Thursday, May 27, 2010

What Goes in a Gardening Box?

Soil of course!!!

Before I can plant anything my raised boxes need to be filled with some good dirt.  A tip I learned from the All New Square Foot Gardening: Grow More in Less Space!book is mixing dirt on a tarp.  What a great way to contain the mess and then drag it to wherever I need it.

Square Foot Gardening also suggested a recipe for mixing dirt but what I discovered is that every manufacturer uses different values to measure their product.  Some are in litres, some square feet, some kilograms.   I came up with a formula of approximately 140 litres of peat moss, 18 litres of vermiculite, and 16 kg each of country blend compost, marine compost and sheep compost.  Obviously measuring is not my strong suit because there were times where the box was short of dirt and other times I had too much.  But the end result was a nice dark mixture that soaked up the water and feels quite light.


I should also note that I tried a couple of alternatives on the underside of the boxes.  Landscaping fabric was suggested as a way to keep the grass and weeds from growing up through the dirt but I have a distinct aversion to this stuff so under the first box I layered wet newspaper instead.

But then I got thinking about how newspaper breaks down and I started worrying that in a year or two the weeds underneath will break through and take over the box.  I also started reading another book called The Vegetable Gardener's Bible (10th Anniversary Edition)which talks about the root structure of vegetable plants and how much room they need.  It made me question whether 6 inches of soil is really enough.  So for my second box I decided to take out the grass.


Once the grass was removed I took a garden fork and simply stuck it in the soil and rocked it back and forth to loosen things up.

But then of course by the third box removing the grass just didn't feel like enough.  So I actually turned the dirt and picked out the rocks and then added a bag of compost.  Obviously my obsessive tendencies are beginning to take over.  It will be interesting though to see how these boxes with their different techniques turn out.  Maybe my first box will be full of grass or maybe it won't make any difference at all?  Time will tell.




8 comments:

  1. i can tell you that the broad beans are doing great in our square footer .. 9 plants in a square foot .. this could be very interesting .. and so beautifull, no doubt .. yup .. time will tell .. it's all just for fun, anyway, isn't it .. oh, and the great tasting veg ..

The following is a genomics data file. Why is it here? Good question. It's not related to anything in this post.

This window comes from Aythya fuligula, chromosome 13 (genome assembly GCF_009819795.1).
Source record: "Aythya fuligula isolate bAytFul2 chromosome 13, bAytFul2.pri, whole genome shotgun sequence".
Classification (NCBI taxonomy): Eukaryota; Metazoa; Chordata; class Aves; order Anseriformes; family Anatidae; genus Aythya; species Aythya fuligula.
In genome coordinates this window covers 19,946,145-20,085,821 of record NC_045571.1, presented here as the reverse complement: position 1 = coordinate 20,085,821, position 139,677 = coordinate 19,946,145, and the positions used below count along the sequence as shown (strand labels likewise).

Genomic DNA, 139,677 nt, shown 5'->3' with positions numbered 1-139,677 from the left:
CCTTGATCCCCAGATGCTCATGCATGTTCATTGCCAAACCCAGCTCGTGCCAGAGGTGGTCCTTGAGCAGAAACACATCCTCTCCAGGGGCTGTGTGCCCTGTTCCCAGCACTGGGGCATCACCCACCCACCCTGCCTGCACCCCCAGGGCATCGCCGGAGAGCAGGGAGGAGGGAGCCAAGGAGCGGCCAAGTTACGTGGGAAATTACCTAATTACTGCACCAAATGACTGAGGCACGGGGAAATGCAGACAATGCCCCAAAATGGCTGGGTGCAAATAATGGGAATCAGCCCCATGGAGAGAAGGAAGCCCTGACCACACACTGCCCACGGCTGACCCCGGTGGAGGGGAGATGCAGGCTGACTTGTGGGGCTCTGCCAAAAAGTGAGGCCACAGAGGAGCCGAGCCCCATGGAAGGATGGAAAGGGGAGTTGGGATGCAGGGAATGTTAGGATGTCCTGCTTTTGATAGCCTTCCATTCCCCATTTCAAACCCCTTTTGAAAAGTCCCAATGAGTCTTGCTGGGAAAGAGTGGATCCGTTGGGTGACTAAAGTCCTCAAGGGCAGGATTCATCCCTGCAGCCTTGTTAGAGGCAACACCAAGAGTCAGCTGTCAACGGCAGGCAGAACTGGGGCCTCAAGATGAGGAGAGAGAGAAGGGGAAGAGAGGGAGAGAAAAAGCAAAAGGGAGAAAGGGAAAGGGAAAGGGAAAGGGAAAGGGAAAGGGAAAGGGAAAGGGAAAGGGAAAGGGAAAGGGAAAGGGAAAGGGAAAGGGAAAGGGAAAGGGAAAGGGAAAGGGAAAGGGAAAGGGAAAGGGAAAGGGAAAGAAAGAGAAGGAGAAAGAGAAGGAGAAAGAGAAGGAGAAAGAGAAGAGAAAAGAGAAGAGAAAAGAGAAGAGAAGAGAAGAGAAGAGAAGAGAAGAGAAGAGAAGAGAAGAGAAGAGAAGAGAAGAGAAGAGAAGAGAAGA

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  2. Looking good! I tried the newspaper method when I made my perennial bed in the backyard. I wish I hadn't. The pieces just seem to work their way up. The labour is hard work, but digging it out is always the best way!

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  3. @Jane - 9 beans in one square!! wow. I've just begun thinking about planting (it's so cold right now) and some of the SFG recommendations baffle me. 16 spinach plants in one square seems like too much but then they suggest 1 zinnia per square which seems like far too little. (can't all be veggies, I gotta have my colour too!). It sure will be interesting!

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  4. Oh Laura, where were you when I was gleefully laying newspaper 3 weeks ago! I thought this was going to be the easiest gardening I had ever done. Glad I thought about it a little more and took the grass out of the rest of the boxes.

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  5. Looks great. I am going to try the newspaper method myself.

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  6. This is fantastic. We're all going to have to compare notes at the end of the season to see how the boxes worked and what the weed situation is like!

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  7. The greatest threat of grass coming up in the box is not the buried sod but from the grass on the outside. The stuff growing outside will always try to reach under the boards and then reach for the surface.

    I have plans to build raised beds with fabric stapled to the inside of the boards and pulled out from under extending outward into the paths between the beds. The fabric from one box will overlap the next and then be covered either with mulch or pea stone.

    I prefer to remove the sod and use nothing as a weed barrier in the box itself.

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  8. That's a really good point WiseAcre. I've been out this afternoon and the grass between the beds is growing up quickly. I had thought grass between the boxes would look nice but ripping it out and putting in gravel might be a better idea.

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